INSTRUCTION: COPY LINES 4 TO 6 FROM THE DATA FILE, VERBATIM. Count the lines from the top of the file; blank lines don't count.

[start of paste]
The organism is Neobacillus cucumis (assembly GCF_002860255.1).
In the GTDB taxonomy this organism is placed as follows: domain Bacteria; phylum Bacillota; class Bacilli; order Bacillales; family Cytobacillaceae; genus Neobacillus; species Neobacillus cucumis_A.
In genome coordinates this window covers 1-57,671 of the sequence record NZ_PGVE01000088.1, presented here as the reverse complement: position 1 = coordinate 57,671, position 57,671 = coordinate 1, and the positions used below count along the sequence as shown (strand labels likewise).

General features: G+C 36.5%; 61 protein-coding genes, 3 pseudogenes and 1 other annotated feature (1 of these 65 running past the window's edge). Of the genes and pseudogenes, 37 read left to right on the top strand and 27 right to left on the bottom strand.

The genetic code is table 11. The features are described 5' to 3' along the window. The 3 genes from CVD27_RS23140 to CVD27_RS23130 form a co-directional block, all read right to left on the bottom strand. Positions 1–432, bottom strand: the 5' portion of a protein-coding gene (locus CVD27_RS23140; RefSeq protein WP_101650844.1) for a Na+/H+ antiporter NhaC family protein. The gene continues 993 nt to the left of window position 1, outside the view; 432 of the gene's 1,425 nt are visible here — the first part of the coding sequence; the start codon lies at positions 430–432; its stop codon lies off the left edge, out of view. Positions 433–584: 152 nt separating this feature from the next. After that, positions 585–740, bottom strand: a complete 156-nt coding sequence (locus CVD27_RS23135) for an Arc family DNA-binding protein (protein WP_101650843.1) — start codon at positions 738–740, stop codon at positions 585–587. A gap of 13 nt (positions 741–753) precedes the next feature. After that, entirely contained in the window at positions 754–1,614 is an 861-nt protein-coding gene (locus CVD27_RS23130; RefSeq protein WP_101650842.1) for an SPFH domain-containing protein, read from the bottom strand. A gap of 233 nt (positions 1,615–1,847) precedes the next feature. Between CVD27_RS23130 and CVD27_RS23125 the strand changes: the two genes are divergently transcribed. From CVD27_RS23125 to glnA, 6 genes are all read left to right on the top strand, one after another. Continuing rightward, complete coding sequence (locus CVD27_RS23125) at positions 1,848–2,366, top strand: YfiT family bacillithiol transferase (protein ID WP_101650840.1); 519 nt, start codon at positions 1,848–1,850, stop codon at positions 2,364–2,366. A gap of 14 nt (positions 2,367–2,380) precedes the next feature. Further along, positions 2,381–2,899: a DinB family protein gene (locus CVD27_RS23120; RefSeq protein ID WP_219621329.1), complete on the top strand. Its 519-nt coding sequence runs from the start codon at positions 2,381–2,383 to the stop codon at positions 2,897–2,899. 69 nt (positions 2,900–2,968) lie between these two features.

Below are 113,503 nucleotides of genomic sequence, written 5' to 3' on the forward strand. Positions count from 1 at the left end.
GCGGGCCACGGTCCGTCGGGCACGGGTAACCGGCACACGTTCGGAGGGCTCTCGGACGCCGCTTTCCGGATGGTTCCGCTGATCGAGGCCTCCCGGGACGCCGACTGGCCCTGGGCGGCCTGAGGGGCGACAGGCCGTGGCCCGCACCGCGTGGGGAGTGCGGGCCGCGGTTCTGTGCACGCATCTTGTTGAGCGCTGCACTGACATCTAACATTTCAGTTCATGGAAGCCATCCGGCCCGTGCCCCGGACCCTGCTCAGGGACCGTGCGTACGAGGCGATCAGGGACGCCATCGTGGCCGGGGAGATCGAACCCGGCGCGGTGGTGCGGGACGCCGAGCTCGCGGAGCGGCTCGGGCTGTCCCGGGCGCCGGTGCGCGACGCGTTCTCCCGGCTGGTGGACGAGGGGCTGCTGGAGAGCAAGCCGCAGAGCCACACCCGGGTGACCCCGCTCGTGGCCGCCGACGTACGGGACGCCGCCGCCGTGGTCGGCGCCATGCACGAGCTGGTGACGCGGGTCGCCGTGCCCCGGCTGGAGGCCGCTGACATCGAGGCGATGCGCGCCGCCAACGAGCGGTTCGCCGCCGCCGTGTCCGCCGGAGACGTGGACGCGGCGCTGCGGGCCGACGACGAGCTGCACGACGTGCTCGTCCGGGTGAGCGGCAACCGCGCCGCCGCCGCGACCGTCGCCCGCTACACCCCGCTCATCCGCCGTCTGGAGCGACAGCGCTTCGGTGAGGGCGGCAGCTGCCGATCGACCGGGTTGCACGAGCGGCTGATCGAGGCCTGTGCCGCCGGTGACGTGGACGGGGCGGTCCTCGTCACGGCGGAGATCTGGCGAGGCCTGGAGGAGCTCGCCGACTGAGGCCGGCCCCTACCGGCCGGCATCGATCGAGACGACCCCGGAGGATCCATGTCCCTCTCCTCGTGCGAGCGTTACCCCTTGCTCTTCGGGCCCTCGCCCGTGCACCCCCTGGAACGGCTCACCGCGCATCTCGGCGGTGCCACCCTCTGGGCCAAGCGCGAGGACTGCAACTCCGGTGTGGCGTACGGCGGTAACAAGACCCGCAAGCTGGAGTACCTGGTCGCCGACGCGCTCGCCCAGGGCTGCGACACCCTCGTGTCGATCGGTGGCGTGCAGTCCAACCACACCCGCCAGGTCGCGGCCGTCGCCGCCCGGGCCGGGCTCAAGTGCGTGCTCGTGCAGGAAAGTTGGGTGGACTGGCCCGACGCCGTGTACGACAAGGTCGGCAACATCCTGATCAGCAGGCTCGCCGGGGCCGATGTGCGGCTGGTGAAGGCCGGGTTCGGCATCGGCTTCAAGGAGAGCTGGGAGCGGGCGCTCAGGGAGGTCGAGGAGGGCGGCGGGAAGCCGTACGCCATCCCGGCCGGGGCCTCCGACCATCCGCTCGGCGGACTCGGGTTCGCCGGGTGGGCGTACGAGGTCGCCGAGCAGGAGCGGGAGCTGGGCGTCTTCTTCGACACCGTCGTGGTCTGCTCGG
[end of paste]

General features: G+C 36.5%; 61 protein-coding genes, 3 pseudogenes and 1 other annotated feature (1 of these 65 running past the window's edge). Of the genes and pseudogenes, 37 read left to right on the top strand and 27 right to left on the bottom strand.

The genetic code is table 11. The features are described 5' to 3' along the window. The 3 genes from CVD27_RS23140 to CVD27_RS23130 form a co-directional block, all read right to left on the bottom strand. Positions 1–432, bottom strand: the 5' portion of a protein-coding gene (locus CVD27_RS23140; RefSeq protein WP_101650844.1) for a Na+/H+ antiporter NhaC family protein. The gene continues 993 nt to the left of window position 1, outside the view; 432 of the gene's 1,425 nt are visible here — the first part of the coding sequence; the start codon lies at positions 430–432; its stop codon lies off the left edge, out of view. Positions 433–584: 152 nt separating this feature from the next. After that, positions 585–740, bottom strand: a complete 156-nt coding sequence (locus CVD27_RS23135) for an Arc family DNA-binding protein (protein WP_101650843.1) — start codon at positions 738–740, stop codon at positions 585–587. A gap of 13 nt (positions 741–753) precedes the next feature. After that, entirely contained in the window at positions 754–1,614 is an 861-nt protein-coding gene (locus CVD27_RS23130; RefSeq protein WP_101650842.1) for an SPFH domain-containing protein, read from the bottom strand. A gap of 233 nt (positions 1,615–1,847) precedes the next feature. Between CVD27_RS23130 and CVD27_RS23125 the strand changes: the two genes are divergently transcribed. From CVD27_RS23125 to glnA, 6 genes are all read left to right on the top strand, one after another. Continuing rightward, complete coding sequence (locus CVD27_RS23125) at positions 1,848–2,366, top strand: YfiT family bacillithiol transferase (protein ID WP_101650840.1); 519 nt, start codon at positions 1,848–1,850, stop codon at positions 2,364–2,366. A gap of 14 nt (positions 2,367–2,380) precedes the next feature. Further along, positions 2,381–2,899: a DinB family protein gene (locus CVD27_RS23120; RefSeq protein ID WP_219621329.1), complete on the top strand. Its 519-nt coding sequence runs from the start codon at positions 2,381–2,383 to the stop codon at positions 2,897–2,899. 69 nt (positions 2,900–2,968) lie between these two features.

Below are 113,503 nucleotides of genomic sequence, written 5' to 3' on the forward strand. Positions count from 1 at the left end.